The Jakarta Post
The Indonesian government and the younger generation in the country are being urged to prepare for the so-called demographic bonus, which is predicted will occur in 2025-2035, when the number of people within the productive age bracket is higher than the number of elderly people and children.
Deputy head of the family empowerment division at the National Population and Family Planning Board (BKKBN), Sudibyo Alimoeso, said the percentage of Indonesians within the productive age group in 2025-2035 would be relatively high.
'They [the government and young people] have to start preparing now. Otherwise, we will lose the chance to enjoy the demographic bonus,' Sudibyo said recently in Semarang, Central Java.
The demographic bonus, according to Sudibyo, offered a significant opportunity for the country's economic development if young people's work skills and aptitude were developed as soon as possible.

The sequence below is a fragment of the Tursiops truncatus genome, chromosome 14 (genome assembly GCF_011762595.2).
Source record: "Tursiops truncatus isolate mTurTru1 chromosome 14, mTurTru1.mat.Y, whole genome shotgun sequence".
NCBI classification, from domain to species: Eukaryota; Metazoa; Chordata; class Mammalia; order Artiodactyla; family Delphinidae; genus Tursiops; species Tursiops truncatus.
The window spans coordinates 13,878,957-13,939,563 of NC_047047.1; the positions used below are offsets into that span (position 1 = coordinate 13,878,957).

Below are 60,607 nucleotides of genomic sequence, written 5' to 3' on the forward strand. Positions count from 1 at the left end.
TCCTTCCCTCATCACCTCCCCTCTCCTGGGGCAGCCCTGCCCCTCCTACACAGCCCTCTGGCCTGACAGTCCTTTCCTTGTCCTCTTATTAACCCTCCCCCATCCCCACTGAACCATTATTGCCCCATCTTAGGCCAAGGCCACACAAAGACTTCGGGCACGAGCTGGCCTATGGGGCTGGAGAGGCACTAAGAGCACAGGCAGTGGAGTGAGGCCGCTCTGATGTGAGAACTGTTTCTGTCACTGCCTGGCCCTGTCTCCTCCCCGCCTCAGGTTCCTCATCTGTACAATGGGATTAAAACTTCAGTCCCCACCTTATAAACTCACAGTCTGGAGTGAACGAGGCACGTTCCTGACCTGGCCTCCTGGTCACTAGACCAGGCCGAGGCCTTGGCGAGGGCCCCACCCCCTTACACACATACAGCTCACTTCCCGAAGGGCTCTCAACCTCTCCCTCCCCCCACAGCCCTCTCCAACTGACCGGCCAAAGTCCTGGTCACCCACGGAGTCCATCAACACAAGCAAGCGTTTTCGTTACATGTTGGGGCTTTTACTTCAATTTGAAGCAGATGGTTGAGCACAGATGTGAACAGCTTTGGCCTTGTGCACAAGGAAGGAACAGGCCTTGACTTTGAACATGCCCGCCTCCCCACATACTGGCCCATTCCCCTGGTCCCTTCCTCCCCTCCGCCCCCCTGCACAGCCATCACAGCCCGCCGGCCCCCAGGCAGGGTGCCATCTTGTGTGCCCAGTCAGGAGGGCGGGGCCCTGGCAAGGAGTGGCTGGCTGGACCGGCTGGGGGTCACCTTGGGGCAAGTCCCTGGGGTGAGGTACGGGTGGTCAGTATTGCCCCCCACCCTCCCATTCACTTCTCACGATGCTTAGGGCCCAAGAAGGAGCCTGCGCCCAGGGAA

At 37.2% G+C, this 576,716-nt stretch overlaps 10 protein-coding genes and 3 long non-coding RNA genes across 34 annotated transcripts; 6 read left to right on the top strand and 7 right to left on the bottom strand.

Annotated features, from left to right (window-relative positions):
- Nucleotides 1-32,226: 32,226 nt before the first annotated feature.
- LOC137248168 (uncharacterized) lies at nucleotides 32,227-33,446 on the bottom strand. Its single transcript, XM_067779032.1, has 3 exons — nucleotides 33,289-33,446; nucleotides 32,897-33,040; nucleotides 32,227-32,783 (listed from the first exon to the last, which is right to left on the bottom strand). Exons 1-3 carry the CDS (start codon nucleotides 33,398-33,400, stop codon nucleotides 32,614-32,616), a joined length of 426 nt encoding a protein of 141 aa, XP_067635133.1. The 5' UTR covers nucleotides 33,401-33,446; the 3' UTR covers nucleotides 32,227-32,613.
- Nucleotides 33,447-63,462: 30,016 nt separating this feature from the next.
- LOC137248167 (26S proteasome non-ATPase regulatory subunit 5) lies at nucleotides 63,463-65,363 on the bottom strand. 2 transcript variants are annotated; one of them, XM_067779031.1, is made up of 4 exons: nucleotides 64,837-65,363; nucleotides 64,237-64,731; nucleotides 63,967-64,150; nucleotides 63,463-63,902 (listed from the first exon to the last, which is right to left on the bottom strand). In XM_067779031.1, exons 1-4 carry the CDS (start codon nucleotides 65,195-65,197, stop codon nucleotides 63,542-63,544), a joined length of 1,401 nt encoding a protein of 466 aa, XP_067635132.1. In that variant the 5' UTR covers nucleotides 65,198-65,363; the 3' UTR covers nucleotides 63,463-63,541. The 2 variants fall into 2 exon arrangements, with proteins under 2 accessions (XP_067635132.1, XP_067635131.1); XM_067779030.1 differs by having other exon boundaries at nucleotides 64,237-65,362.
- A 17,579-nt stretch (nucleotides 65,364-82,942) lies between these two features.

'With the majority of the population at a productive age, the burden on the state to support people will be reduced,' he said.
At the same time, however, such a situation could also have a negative impact if the government did not ready itself for the change. A majority of productive-aged people, Sudibyo went on, would only increase the burden on the state if they were not provided with adequate job opportunities and skills development programs.
'If the entire productive population is unemployed, it would be a disaster for the country rather than an opportunity,' he said.
He also expressed his concerns that Indonesia was running out of time to prepare a sufficiently skilled workforce; especially given the fact that the country currently had too few skilled workers.
According to the BKKBN's data, there were 114 million workers in Indonesia in 2013, 86.5 percent of whom were unskilled; 9.7 percent were lightly skilled; 8 percent were trained, and only 3.8 percent were skilled. The data also revealed that 80 percent of the country's population had dropped out of high school.
Separately, the head of the Central Java office of the Central Statistics Agency (BPS), Ibram Syahboedin, said the province's total population by 2025 was projected to reach 36 million.
Meanwhile, Prijono Tjiptoherianto, chairman of the Association of Indonesian Demographic Experts and Supporters (IPADI), said population dynamics should be used to determine a five-year development plan. The President, according to Prijono, needed to gather demographic experts and advisers to help study and analyze the phenomenon, and prepare the necessary policies.
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